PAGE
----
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Firstly, a quick review of last week’s trading business. We were at Finance Magnates last week, one of the key industry conferences for futures, options and forex trading. Hosted in the heart of the City of London, the event is always a great way to gauge the health of the broking end of the market.

It was busier than ever, with particular stress on cryptocurrencies, ICOs and the general rise in trading digital currencies of one kind or another. But really, don’t we have enough cryptocurrencies on the market already? One source said he knew of over 60. Do we honestly think the world needs that many?

Global Politics

There’ve been some pretty big political changes on the world stage, including the forced retirement of Zimbabwe dictator Robert Mugabe, but what about those Norwegians?

Norway’s sovereign wealth fund said it would be dumping its investments in oil and gas companies, but Norway is still a major oil and gas producing country. How does it justify this?

The market reckons it signals Norway is losing faith in Big Oil and it could well be right. We saw several European energy stocks get slapped last week on the news. The decision still requires government approval, and it is not a foregone conclusion.

UK Equities

Moving on to UK stocks, we have EasyJet’s new CEO Johan Lundgren starting his new job as on 1 December. Before he gets his feet under the desk the airline will be reporting its full year figures and they are likely to be making interesting reading. We’ve seen terror attacks, we’ve seen own goals from other airlines over their IT infrastructure, and we’ve seen a number of high profile bankruptcies in the airline sector. Monarch? Air Berlin? Alitalia? All sent to the dustbin of history folks.

EasyJet had a pretty good October trading statement. Pre-tax profit forecasts were around £410 million with lower fuel costs helping to the tune of £230 million. City analysts reckon we’ll see a mid-teens percentage increase in pre-tax profit, to around £470 million.

Currencies are still a drag for EasyJet as they are for anyone being paid mainly in sterling. EasyJet could cough up some profit here. Rising oil costs will be hedged out for the time being.

Also under the microscope this week will be Kingfisher. We’ve had a look at this on The Armchair Trader recently. We said it was still worth hanging on to Kingfisher stock, despite rumours abounding that the company might be tempted to spin off a few of its more profitable units. There are also well-founded investor worries that a slowdown in the UK housing market could damage some of its prime brands, like Screwfix.

We have a third quarter trading statement coming from Kingfisher on Tuesday. The update will give like-for-like sales growth. The first half of this year was disappointing for Kingfisher, with sales falling in each of the first two quarters. Kingfisher has DIY chains in both the UK and France, and it is the numbers from the French shops, like Castorama and Brico Depot, that look the most horrendous. Sales have seen year-on-year drops five years running.

Veronique Laury, Kingfisher’s CEO, says bad weather in the UK – shocker – has been hitting B&Q. But there is more to this than just another summer barbecue getting rained off – Kingfisher has been looking to move toward supplying unified products rather than regionally adapted ones. Availability is now meant to be approaching normal levels, but these results will show us exactly how well this process has been progressing.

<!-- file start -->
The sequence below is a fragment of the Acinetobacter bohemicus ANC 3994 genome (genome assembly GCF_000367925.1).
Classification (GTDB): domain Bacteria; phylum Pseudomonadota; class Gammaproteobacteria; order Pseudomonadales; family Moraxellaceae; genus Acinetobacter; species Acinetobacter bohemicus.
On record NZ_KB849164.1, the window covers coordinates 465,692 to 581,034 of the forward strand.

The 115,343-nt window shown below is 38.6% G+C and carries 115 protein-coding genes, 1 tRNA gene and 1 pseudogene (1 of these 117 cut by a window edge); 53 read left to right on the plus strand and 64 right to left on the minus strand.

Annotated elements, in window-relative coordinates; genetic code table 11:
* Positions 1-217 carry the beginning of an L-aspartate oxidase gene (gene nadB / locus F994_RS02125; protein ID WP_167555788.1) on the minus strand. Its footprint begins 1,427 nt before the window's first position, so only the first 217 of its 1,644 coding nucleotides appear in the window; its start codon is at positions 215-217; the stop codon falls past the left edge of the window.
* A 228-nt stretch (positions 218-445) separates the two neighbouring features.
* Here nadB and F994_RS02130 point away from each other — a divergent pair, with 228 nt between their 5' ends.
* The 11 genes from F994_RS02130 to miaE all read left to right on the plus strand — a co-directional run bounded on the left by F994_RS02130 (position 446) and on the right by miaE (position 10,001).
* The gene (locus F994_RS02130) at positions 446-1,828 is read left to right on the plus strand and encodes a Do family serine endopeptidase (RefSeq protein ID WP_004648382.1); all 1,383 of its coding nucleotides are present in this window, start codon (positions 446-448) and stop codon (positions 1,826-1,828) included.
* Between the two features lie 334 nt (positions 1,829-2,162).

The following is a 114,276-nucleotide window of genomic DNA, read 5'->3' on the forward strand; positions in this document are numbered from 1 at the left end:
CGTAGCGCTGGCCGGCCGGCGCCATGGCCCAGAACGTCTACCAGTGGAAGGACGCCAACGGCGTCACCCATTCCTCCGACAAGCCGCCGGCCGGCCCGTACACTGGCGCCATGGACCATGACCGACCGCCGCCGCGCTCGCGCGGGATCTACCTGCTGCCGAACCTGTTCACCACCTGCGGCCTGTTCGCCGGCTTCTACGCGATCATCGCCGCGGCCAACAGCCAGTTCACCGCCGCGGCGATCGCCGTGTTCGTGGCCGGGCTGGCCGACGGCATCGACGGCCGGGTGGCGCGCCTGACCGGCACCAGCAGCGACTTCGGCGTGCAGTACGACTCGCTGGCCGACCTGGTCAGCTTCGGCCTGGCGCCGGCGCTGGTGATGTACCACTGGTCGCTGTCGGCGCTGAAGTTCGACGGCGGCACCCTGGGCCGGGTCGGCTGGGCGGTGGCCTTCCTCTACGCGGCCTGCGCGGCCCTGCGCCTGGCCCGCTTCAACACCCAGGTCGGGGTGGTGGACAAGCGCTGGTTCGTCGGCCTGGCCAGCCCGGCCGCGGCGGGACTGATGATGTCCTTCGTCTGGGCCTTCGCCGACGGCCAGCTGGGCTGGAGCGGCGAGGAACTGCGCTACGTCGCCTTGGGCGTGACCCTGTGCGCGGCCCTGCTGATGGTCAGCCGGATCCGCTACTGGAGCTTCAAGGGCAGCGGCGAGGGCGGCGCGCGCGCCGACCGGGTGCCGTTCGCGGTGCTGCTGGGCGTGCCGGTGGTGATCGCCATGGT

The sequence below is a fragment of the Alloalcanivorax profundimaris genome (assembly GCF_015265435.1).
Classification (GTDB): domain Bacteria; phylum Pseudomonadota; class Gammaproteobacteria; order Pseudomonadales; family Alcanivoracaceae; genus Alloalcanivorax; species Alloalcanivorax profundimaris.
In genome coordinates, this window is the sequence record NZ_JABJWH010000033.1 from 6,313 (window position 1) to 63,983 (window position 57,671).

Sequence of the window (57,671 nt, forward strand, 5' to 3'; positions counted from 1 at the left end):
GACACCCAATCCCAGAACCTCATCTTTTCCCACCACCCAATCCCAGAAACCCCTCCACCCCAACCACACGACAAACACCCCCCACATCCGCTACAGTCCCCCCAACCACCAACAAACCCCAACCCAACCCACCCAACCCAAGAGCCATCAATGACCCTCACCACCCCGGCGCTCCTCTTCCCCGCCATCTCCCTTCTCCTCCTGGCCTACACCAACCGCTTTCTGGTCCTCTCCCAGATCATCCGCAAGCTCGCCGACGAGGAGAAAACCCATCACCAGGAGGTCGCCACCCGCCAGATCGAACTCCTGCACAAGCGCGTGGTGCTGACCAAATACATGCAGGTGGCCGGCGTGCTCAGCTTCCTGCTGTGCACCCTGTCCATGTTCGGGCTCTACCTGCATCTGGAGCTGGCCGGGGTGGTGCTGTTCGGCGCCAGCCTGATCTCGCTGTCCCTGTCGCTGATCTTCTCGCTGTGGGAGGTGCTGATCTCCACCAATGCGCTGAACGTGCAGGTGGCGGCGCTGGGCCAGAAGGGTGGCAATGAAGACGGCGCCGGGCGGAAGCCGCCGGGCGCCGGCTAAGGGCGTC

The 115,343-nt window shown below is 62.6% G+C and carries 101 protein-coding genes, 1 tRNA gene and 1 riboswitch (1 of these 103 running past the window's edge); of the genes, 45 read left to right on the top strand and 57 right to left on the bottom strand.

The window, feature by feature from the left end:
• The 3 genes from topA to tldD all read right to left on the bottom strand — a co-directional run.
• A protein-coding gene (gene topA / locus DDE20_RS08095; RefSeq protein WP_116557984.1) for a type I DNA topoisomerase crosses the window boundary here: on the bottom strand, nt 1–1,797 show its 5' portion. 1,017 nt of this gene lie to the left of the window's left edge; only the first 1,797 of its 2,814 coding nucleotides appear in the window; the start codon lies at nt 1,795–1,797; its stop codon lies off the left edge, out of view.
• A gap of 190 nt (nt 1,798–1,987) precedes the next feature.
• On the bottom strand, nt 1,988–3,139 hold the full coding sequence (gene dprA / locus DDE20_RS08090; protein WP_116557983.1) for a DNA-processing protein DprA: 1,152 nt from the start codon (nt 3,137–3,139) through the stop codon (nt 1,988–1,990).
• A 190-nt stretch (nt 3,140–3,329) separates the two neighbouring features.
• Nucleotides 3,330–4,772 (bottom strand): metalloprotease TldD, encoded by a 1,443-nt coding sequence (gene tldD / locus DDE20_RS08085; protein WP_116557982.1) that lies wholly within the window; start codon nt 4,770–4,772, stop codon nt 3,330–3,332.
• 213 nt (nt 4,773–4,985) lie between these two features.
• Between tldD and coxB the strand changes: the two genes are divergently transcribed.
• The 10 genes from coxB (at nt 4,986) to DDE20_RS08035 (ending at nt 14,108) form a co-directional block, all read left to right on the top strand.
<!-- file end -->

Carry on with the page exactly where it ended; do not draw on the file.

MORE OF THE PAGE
The Autumn Budget

On Wednesday we’ll get an autumn budget. For share traders the sectors to watch out for are house builders and defence. It will also be interesting to see if the Chancellor will roll back on his predecessor’s commitment to cut corporation tax to 17% in April 2020.

The pound is still in a whole world of trouble, and Hammond also has UK government bond yields to worry about. The government forecast that UK inflation would be 2.4% in 2017, but we think they’re dreaming.

Other trading statements coming out this week include bookmaker William Hill and Smiths Group, and we’ve got full year results coming from Compass and interim results from Babcock, AO World and Telecom Plus. All on Tuesday.

Economic data

If you are interested in macro numbers, we have an ECB Financial Stability Report on Tuesday and US existing homes sales.

Don’t forget that US markets will be closed for the day on Thursday for Thanksgiving and that this will be followed by the usual Black Friday shopping mania.

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Please note this article does not constitute investment advice. Investors are encouraged to do their own research beforehand or consult a professional advisor.

Stuart Fieldhouse

Stuart Fieldhouse

Stuart Fieldhouse has spent 25 years in journalism and marketing, including as a wealth management editor for the Financial Times group, covering capital markets and international private banking, and as an investment banking correspondent for Euromoney in Hong Kong. He was the founder editor of The Hedge Fund Journal.

Stuart has worked at CMC Markets, supporting the re-launch of its global financial spread betting and CFD trading platforms. He is also the author of two books on trading, published by Financial Times Pearson. Based in The Armchair Trader’s London office, Stuart continues to advise fund managers, private banks, family offices and other financial institutions.

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